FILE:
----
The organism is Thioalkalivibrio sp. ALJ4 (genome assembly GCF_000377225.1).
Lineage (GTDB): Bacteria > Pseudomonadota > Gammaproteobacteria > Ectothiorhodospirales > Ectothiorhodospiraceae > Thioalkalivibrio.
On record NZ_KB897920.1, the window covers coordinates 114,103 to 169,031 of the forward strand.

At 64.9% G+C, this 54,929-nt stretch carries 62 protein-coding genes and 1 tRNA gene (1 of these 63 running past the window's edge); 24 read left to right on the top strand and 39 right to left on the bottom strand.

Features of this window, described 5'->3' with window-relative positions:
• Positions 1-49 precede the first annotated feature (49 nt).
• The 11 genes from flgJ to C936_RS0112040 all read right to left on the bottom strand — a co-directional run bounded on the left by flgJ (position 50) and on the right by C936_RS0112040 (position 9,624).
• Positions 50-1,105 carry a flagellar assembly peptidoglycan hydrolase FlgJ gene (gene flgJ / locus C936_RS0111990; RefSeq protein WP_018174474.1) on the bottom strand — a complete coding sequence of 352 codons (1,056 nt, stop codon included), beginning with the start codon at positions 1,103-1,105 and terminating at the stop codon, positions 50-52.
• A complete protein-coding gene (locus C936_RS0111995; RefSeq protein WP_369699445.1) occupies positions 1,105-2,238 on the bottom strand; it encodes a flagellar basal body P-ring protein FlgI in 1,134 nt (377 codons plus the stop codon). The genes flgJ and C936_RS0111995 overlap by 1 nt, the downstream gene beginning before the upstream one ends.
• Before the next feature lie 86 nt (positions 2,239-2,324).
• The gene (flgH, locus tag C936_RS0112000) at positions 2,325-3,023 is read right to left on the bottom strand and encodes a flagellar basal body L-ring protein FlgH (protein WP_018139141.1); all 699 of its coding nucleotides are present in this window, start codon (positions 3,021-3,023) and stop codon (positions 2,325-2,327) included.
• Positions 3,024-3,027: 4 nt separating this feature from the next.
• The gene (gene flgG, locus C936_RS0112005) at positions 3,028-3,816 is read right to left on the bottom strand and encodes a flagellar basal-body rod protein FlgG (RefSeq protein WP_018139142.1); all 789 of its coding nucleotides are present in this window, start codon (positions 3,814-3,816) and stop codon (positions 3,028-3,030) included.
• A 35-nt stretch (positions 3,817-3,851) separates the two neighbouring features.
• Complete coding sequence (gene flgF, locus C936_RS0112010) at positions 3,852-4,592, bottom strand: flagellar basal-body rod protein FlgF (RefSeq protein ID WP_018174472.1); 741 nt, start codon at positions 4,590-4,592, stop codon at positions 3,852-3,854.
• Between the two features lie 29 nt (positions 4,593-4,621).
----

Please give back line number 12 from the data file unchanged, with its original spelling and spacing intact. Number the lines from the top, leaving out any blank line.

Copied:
• Positions 3,024-3,027: 4 nt separating this feature from the next.